2. moe says:

    Perception WAS reality back in the 60’s and 70’s. The projects were just down the street, most of the homes in Laf. Sq had been transformed into boarding houses since the ‘rich’ could no longer keep them up, crime up, racial unrest, and wham bam….neighborhood downfall. And let’s not forget that beside the perception of a safer neighborhood(s) out west, the development of television, the increased use of the car and societies no longer need gathering places such as this. In some ways sad, in other ways good.

     
    • Mark Fox says:

      Like you said, perception was reality. No one wanted to go down to the German House because it was guaranteed that your car would be broken into, or you would be mugged. The same scenario is playing out again at the German Cultural Society hall at Jefferson and Winnebago. Numerous car break-ins, and you’re gambling with your safety if you have to park on the street at night. All in the name of accepting “diversity”.

       
      • samizdat says:

        So, what your saying is, ship anyone who doesn’t look like you, or isn’t your ethnicity, to where? Another country? Concentration camps? What? All in the name of what I’m assuming is a white, homogeneous City and Nation? Crime is crime, and “accepting diversity” has nothing to do with it. Who do you think comprise most of the meth and Oxy addicts and producers in the rural areas? White folks. Or should I says Volks? Jerk.

         
  3. In a perfect scenario, we’d see the building reverted back to a German cultural center and meeting space/offices for German Heritage groups. Maybe even some boarding for delegates/visitors from our sister city in Stuttgart.

     
  4. jb says:

    Interesting article. I look forward to reading the book. In Philadelphia, our German Society has survived in some form since 1764: http://www.germansociety.org/.

     
  5. GMichaud says:

    I don’t think the melting pot of America has to leave cultural identities behind, look at the Hill as a good example of cultural identity as the melting pot. WW 2 probably did more damage than anything to German identity. War is hell is the saying and it is true on so many levels.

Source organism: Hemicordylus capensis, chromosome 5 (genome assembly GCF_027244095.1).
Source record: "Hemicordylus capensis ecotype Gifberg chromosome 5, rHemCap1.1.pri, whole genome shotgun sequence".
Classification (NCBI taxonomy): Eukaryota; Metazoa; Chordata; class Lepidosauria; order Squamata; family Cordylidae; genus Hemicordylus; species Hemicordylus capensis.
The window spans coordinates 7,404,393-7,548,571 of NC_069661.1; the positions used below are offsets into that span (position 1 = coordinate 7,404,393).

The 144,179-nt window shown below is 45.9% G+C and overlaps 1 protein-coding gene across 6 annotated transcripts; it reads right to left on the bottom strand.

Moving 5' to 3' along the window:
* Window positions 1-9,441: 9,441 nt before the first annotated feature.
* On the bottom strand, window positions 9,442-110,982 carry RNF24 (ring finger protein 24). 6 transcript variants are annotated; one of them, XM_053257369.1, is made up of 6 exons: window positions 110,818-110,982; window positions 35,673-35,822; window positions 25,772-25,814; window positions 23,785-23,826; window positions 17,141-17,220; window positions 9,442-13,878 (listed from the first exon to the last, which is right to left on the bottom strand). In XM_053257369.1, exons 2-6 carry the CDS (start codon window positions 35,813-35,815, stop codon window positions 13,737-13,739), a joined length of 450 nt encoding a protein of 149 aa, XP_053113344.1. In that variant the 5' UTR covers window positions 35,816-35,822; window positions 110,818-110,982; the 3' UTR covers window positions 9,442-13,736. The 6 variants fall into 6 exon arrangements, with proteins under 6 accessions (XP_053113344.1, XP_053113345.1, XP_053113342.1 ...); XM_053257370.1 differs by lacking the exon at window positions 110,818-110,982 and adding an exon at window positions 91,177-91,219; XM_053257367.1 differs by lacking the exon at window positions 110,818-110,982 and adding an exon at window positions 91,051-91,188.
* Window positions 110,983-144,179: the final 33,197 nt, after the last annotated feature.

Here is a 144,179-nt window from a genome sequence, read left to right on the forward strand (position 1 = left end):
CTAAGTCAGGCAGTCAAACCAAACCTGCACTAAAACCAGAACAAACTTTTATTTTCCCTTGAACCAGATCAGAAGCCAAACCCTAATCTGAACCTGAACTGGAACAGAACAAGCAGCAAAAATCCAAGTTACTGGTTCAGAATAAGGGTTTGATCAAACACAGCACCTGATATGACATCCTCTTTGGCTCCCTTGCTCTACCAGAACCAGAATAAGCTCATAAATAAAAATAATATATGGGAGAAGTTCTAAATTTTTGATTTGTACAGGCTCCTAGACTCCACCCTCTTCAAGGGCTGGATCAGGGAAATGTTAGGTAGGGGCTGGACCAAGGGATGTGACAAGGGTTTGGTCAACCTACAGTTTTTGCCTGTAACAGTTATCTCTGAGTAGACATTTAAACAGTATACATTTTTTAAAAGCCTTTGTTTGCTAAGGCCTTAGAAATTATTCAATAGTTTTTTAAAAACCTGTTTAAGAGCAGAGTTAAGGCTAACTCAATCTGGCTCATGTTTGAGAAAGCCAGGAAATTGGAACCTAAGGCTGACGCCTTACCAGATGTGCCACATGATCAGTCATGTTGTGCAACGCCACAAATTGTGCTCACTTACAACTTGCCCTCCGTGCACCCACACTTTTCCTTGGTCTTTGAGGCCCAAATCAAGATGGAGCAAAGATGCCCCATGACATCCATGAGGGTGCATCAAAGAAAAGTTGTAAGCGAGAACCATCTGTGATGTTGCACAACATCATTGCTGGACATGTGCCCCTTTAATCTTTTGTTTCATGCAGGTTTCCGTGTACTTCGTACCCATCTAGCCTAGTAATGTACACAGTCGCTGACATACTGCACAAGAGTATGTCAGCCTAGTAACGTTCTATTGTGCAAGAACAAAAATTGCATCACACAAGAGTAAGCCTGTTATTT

I noticed they were working on the old Food mart on Jefferson, sort of across from this building. While any reuse would be welcome Scientology does not sound like an ideal tenant.
    But we have developed a culture where the city allows any dumb ass with money to do as they wish, even if it is at the expense of the city and the people as a whole.
    That is not to say a Scientology is dumb ass, but rather it is a failure of the city to provide leadership. Lafayette Square has been a going concern for years, even beginning to approach decades, yet the city has not come up with a viable approach in this area.This is true even after I believe it was Chris Goodson and his company attempted a true urban structure at the southeast corner of Lafayette and Jefferson. And yet the city still has dragged its feet.
    Given the circumstances, this should already be a thriving area with the German House in use. The fact it is not indicates a lack of discussion about alternate strategies for the area. If they exist at all, they never reach the level of the citizens, (except on Urban Review, but nothing from government).
    Leadership in the city cannot even revive a clearly prosperous areas. A boarded up German House is the result, (and worse yet is the demolition of the Northside Turnverein facing Hyde Park).